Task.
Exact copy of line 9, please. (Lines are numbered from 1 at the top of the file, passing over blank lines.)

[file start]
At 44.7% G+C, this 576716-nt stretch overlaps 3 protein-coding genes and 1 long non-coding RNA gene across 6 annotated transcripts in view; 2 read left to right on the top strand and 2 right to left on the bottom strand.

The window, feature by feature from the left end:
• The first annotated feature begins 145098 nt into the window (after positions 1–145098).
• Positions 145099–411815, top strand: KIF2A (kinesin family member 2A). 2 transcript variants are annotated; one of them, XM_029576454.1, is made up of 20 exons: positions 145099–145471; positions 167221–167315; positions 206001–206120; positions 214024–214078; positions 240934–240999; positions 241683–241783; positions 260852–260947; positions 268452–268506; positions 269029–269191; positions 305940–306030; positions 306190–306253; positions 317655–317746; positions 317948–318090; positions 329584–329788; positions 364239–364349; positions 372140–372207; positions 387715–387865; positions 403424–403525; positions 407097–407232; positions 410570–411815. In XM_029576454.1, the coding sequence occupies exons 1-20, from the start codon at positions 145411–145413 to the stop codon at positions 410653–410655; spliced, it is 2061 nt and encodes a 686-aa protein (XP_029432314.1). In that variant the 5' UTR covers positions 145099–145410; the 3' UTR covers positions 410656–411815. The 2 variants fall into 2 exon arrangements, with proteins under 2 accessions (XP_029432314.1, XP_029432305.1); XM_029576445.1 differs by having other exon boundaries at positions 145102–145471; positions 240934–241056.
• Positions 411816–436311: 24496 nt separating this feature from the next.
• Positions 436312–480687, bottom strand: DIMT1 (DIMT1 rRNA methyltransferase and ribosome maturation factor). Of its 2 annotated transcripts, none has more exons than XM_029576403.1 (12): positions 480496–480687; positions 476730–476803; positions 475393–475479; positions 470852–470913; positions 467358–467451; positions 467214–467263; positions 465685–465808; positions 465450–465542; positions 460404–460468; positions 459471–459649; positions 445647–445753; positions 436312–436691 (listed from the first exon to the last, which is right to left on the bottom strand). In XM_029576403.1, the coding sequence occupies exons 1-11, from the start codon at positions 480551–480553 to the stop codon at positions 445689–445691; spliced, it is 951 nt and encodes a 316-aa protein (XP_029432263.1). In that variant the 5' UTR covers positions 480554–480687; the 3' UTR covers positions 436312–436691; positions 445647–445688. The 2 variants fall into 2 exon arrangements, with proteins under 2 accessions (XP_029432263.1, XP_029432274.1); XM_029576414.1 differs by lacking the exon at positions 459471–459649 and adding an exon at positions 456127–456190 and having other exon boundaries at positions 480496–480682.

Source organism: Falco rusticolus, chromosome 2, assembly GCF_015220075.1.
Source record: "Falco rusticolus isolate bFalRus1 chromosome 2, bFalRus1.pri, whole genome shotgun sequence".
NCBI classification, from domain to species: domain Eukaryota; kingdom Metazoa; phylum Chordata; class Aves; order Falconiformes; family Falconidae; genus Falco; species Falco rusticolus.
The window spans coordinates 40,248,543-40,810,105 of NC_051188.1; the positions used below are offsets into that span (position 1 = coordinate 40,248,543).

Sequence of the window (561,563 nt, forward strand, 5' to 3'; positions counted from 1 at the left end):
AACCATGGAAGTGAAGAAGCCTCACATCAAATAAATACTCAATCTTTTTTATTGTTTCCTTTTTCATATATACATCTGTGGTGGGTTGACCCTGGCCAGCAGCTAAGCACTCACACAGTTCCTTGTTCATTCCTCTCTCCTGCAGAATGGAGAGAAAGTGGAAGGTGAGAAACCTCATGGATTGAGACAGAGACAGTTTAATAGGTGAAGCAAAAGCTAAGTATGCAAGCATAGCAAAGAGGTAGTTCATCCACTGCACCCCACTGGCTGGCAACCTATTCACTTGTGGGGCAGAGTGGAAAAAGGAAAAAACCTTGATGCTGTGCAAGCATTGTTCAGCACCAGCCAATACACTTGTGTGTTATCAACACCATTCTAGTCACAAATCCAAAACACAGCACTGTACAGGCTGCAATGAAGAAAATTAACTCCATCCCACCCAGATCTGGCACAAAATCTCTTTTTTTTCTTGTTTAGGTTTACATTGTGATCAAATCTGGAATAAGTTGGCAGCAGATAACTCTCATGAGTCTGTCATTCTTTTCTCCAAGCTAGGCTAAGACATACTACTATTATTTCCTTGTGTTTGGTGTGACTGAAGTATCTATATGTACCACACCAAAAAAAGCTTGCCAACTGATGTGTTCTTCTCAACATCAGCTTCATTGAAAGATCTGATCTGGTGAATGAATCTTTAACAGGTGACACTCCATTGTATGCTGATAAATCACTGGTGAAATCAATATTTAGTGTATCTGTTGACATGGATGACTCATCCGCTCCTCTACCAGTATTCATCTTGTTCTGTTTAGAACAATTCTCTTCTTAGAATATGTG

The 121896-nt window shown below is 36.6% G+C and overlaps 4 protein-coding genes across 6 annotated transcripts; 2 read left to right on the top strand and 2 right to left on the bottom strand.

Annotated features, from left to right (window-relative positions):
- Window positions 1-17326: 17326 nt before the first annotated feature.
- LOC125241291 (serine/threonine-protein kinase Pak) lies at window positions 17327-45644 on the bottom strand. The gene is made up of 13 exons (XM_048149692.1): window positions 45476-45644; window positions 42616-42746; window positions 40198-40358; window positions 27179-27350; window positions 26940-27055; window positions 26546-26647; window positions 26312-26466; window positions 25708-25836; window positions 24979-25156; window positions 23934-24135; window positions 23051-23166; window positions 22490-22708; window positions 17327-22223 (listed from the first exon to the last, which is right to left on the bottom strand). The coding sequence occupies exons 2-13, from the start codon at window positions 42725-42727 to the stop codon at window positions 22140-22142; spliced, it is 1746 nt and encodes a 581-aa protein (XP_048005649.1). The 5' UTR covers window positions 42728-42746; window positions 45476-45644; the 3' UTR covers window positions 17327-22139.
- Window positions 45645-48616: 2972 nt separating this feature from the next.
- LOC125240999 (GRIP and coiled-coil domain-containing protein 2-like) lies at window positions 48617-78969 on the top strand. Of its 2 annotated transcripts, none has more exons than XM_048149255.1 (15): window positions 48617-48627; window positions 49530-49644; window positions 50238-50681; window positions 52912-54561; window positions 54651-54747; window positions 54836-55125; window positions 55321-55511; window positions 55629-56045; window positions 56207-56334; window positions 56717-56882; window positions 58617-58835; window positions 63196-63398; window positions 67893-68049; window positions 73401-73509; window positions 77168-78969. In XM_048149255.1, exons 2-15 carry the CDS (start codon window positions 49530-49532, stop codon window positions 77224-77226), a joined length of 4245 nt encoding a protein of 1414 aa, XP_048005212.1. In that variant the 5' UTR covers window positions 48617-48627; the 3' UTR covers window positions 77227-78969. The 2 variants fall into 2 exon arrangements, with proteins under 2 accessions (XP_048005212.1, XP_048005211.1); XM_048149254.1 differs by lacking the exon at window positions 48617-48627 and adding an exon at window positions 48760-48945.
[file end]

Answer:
NCBI classification, from domain to species: domain Eukaryota; kingdom Metazoa; phylum Chordata; class Aves; order Falconiformes; family Falconidae; genus Falco; species Falco rusticolus.